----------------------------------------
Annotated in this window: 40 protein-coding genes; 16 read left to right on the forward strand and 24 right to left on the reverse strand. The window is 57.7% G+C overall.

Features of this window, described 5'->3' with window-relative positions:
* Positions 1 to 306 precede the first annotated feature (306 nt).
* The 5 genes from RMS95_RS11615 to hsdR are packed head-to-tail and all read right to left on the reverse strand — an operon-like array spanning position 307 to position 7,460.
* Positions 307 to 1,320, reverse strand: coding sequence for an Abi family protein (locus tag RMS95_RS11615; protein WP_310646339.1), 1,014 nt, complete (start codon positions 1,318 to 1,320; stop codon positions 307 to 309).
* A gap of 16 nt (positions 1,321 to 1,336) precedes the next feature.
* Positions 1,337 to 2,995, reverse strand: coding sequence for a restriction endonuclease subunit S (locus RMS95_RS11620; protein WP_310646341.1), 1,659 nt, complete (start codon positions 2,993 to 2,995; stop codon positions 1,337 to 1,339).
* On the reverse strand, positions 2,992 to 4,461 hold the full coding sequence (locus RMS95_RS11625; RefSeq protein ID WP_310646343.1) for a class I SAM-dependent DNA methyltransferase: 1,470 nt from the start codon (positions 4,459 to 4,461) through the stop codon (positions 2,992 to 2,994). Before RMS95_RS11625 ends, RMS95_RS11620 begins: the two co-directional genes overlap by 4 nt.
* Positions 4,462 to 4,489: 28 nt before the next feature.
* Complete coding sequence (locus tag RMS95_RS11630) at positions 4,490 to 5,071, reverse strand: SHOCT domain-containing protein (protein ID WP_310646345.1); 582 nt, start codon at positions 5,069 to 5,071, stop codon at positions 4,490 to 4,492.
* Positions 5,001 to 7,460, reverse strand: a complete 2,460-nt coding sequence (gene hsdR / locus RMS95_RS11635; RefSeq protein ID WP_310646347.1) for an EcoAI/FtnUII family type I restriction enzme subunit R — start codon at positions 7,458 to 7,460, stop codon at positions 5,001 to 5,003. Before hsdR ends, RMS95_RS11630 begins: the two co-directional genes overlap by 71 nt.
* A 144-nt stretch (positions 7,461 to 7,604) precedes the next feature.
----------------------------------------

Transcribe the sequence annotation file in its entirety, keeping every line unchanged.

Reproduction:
Annotated in this window: 40 protein-coding genes; 16 read left to right on the forward strand and 24 right to left on the reverse strand. The window is 57.7% G+C overall.

Features of this window, described 5'->3' with window-relative positions:
* Positions 1 to 306 precede the first annotated feature (306 nt).
* The 5 genes from RMS95_RS11615 to hsdR are packed head-to-tail and all read right to left on the reverse strand — an operon-like array spanning position 307 to position 7,460.
* Positions 307 to 1,320, reverse strand: coding sequence for an Abi family protein (locus tag RMS95_RS11615; protein WP_310646339.1), 1,014 nt, complete (start codon positions 1,318 to 1,320; stop codon positions 307 to 309).
* A gap of 16 nt (positions 1,321 to 1,336) precedes the next feature.
* Positions 1,337 to 2,995, reverse strand: coding sequence for a restriction endonuclease subunit S (locus RMS95_RS11620; protein WP_310646341.1), 1,659 nt, complete (start codon positions 2,993 to 2,995; stop codon positions 1,337 to 1,339).
* On the reverse strand, positions 2,992 to 4,461 hold the full coding sequence (locus RMS95_RS11625; RefSeq protein ID WP_310646343.1) for a class I SAM-dependent DNA methyltransferase: 1,470 nt from the start codon (positions 4,459 to 4,461) through the stop codon (positions 2,992 to 2,994). Before RMS95_RS11625 ends, RMS95_RS11620 begins: the two co-directional genes overlap by 4 nt.
* Positions 4,462 to 4,489: 28 nt before the next feature.
* Complete coding sequence (locus tag RMS95_RS11630) at positions 4,490 to 5,071, reverse strand: SHOCT domain-containing protein (protein ID WP_310646345.1); 582 nt, start codon at positions 5,069 to 5,071, stop codon at positions 4,490 to 4,492.
* Positions 5,001 to 7,460, reverse strand: a complete 2,460-nt coding sequence (gene hsdR / locus RMS95_RS11635; RefSeq protein ID WP_310646347.1) for an EcoAI/FtnUII family type I restriction enzme subunit R — start codon at positions 7,458 to 7,460, stop codon at positions 5,001 to 5,003. Before hsdR ends, RMS95_RS11630 begins: the two co-directional genes overlap by 71 nt.
* A 144-nt stretch (positions 7,461 to 7,604) precedes the next feature.